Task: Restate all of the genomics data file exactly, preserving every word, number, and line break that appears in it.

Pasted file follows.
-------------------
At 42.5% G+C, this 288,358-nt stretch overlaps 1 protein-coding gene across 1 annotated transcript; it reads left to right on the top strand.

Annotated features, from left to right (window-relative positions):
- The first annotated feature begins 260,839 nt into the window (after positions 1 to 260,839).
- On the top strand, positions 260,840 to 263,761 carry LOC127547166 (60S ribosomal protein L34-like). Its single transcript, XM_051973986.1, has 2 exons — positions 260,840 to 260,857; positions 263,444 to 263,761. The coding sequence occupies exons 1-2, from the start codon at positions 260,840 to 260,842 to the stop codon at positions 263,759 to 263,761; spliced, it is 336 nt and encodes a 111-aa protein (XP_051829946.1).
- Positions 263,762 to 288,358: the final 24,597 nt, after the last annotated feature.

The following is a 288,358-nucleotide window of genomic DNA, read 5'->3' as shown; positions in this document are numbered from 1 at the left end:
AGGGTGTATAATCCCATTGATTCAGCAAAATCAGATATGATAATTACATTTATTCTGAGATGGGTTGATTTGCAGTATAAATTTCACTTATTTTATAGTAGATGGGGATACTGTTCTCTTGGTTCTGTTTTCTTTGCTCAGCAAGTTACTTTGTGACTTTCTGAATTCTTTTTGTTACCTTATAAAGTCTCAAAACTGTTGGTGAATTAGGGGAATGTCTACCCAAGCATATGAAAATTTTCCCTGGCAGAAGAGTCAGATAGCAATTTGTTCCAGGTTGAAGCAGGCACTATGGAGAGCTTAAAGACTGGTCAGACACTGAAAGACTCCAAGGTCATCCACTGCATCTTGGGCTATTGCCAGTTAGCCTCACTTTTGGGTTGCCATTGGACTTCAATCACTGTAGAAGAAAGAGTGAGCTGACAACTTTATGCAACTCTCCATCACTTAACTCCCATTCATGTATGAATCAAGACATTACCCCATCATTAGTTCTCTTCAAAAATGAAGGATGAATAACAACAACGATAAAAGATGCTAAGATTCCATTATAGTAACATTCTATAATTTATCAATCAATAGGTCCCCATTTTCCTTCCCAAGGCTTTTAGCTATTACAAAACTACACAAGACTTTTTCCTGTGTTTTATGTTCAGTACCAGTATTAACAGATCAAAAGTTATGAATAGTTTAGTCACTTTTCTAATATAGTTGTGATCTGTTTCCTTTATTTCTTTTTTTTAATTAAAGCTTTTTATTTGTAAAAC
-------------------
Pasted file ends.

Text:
At 42.5% G+C, this 288,358-nt stretch overlaps 1 protein-coding gene across 1 annotated transcript; it reads left to right on the top strand.

Annotated features, from left to right (window-relative positions):
- The first annotated feature begins 260,839 nt into the window (after positions 1 to 260,839).
- On the top strand, positions 260,840 to 263,761 carry LOC127547166 (60S ribosomal protein L34-like). Its single transcript, XM_051973986.1, has 2 exons — positions 260,840 to 260,857; positions 263,444 to 263,761. The coding sequence occupies exons 1-2, from the start codon at positions 260,840 to 260,842 to the stop codon at positions 263,759 to 263,761; spliced, it is 336 nt and encodes a 111-aa protein (XP_051829946.1).
- Positions 263,762 to 288,358: the final 24,597 nt, after the last annotated feature.

The following is a 288,358-nucleotide window of genomic DNA, read 5'->3' as shown; positions in this document are numbered from 1 at the left end:
AGGGTGTATAATCCCATTGATTCAGCAAAATCAGATATGATAATTACATTTATTCTGAGATGGGTTGATTTGCAGTATAAATTTCACTTATTTTATAGTAGATGGGGATACTGTTCTCTTGGTTCTGTTTTCTTTGCTCAGCAAGTTACTTTGTGACTTTCTGAATTCTTTTTGTTACCTTATAAAGTCTCAAAACTGTTGGTGAATTAGGGGAATGTCTACCCAAGCATATGAAAATTTTCCCTGGCAGAAGAGTCAGATAGCAATTTGTTCCAGGTTGAAGCAGGCACTATGGAGAGCTTAAAGACTGGTCAGACACTGAAAGACTCCAAGGTCATCCACTGCATCTTGGGCTATTGCCAGTTAGCCTCACTTTTGGGTTGCCATTGGACTTCAATCACTGTAGAAGAAAGAGTGAGCTGACAACTTTATGCAACTCTCCATCACTTAACTCCCATTCATGTATGAATCAAGACATTACCCCATCATTAGTTCTCTTCAAAAATGAAGGATGAATAACAACAACGATAAAAGATGCTAAGATTCCATTATAGTAACATTCTATAATTTATCAATCAATAGGTCCCCATTTTCCTTCCCAAGGCTTTTAGCTATTACAAAACTACACAAGACTTTTTCCTGTGTTTTATGTTCAGTACCAGTATTAACAGATCAAAAGTTATGAATAGTTTAGTCACTTTTCTAATATAGTTGTGATCTGTTTCCTTTATTTCTTTTTTTTAATTAAAGCTTTTTATTTGTAAAAC